When an Agility Dog Refuses to Work

agility dog quitsWe had a member ask us about an odd behavior their dog displayed, “Hi my dog Bella is very stubborn, she sometimes just sits down and refuses to do the obstacles even though I know she can do them. Any suggestions on how to stop/fix this problem?” This is a difficult issue to address without seeing the dog and handler working, however, there are some things to consider before chalking it up to being stubborn.

The first priority is to check your dog’s physical status. We had a dog in our group that started refusing jumps when they got to full height. The dog didn’t show any outward signs of soreness or pain, but when an incident at home landed them at the veterinarian’s office for x-rays, they found the dog had severe hip displaysia.

If your dog is constantly “quitting” on the same obstacle, it may be that the obstacle works joints, ligaments or tendons that hurt. If you cannot find any soreness try having your veterinarian check them out for you. Other physical based issues could be that your dog just can’t work that long. Make training sessions shorter with breaks between sessions.

It could also be that your dog really doesn’t know the obstacle, or is not comfortable with it for some reason. Did they get hurt or scared on it at some point. Try reintroducing the obstacle, taking it slow, and build confidence in your dog’s performance. It could also be that your dog doesn’t find performing the obstacle rewarding. Try new ways to reward your dog, different toy, tastier treats or more play time.

Pam Bromberg had more ideas on identifying the problem:

A lie down in middle of a training session can indicate a few things (hard to narrow the problem down without knowing the method of training…traditional compulsion training or clicker training method?). In general, some possibilities are:

– Session has gone on too long (dog is tired, needs to go to bathroom, is thirsty, etc.)
Solution: end on a positive note & try again after a rest, bathroom or water break, etc.

– Animal has injury
Solution: check it out

– It’s environmental (too hot, humid, something in the environment is making them uncomfortable such as other dogs, animals or people, etc.)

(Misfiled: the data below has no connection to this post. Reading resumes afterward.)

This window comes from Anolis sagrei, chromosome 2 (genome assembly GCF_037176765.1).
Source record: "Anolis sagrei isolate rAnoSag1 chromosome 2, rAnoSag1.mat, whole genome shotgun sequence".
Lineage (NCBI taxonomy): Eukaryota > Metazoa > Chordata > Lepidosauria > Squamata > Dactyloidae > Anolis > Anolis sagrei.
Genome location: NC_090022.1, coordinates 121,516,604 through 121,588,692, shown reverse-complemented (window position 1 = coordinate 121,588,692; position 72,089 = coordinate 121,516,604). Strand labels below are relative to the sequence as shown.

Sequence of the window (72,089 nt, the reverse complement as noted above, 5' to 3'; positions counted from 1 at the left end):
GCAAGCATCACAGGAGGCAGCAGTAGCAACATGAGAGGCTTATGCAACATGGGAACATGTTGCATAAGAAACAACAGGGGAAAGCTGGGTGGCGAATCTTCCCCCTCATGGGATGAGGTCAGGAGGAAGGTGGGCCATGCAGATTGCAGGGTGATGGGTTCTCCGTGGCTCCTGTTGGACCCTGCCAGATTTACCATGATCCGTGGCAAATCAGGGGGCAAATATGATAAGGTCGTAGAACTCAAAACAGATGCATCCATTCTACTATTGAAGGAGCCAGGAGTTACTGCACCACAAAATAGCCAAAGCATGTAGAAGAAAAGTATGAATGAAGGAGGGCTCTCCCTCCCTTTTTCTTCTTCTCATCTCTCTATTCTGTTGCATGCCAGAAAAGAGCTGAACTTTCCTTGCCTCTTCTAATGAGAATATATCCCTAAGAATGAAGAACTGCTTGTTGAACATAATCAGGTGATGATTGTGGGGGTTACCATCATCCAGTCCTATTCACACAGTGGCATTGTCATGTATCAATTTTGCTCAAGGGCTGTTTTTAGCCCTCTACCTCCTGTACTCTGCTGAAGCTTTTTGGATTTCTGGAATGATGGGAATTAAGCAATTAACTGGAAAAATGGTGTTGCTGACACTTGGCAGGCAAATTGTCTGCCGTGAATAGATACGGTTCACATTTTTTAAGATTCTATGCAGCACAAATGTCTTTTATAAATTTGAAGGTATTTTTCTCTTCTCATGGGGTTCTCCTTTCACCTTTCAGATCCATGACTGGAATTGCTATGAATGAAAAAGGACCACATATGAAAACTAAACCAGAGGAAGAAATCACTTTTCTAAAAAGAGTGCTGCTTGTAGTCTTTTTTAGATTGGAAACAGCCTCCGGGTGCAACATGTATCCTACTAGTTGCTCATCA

Solution: practice without these discomforts

– Session is not rewarding enough
Solution: increase value of the reinforcer (reward) and/or the rate of reinforcement

– Handler’s cue timing is off (a common problem in agility)
Solution: in order for one cue to mark/reinforce the previous cue in a behavior chain, such as that in an agility course, the cue has to be precisely given when the animal performs the preceding behavior in the chain or the chain breaks and animal goes unreinforced for all behaviors in the chain up to that point. For example, On bottom of A-frame, cue “tunnel”, just as their about to exit tunnel, cue “over” for the jump, as they’re going over the jump cue “walk on” for the dog walk, etc.

– Something negative is associated with that cue or obstacle: were they corrected or reprimanded? Did something scare them?
Solution: Re-shape the obstacle using positive reinforcement method such as clicker training and attach a new cue. The old cue might be poisoned.

– An extinction burst due to a faulty cue: dog doesn’t actually understand the cue given and might have erred by performing something else instead (and either didn’t get rewarded and/or were corrected). A faulty cue could also occur because handler isn’t doing what the dog expects (i.e., think of how they were trained, have they been shaped to perform that obstacle in presence of distractions such as variation in handler position/motion, and distance of handler, two aspects of a fluent behavior)
Solution: try a simple behavior for a quick reward, end on a positive note and rethink the training plan for that obstacle. Maybe the dog knows how to perform the behavior, but doesn’t understand the cue? Briefly re-shape behavior and re-introduce the cue. Strengthen the cue by generalization – i.e., vary their approach to obstacle from different directions, cue it with you in different positions/postures/executing different handler movements. If it is the behavior the dog doesn’t understand, break down the behavior into smaller achievable parts, re-shape with high rate of reinforcement and re-introduce the cue.

– The dog understands the obstacle (behavior) and knows the name of it (cue) but stimulus control isn’t quite there, That is, they do not perform the behavior every time the cue is given (one of the four rules that define stimulus control for an on cue behavior)
Solution: Investigate by cueing that obstacle only and randomly alternate between giving that cue and another well-understood cue (such as sit or a nose touch target of your hand…something that has a deep reinforcement history). Ignore mistakes but mark (say “good” or click a clicker as the behavior occurs if you are familiar with clicker method) and reward the correct responses for both cued behaviors. If they make a mistake, ignore it, & cue the easier behavior for an easy mark/reward to bring back their confidence/enthusiasm and re-cue the obstacle for another go. Track the number of correct responses, and missed cues. If their accuracy for the cue to that obstacle is 80% or above, their stimulus control is likely not the problem.

Note: If you have been using positive reinforcement in combination with reprimand or correction (or even handler frustration, which dogs do notice) this can frustrate/discourage the dog and cause what appear to be “refusals”. In that case, I recommend investigating the clicker training method.

Have fun with your Bella!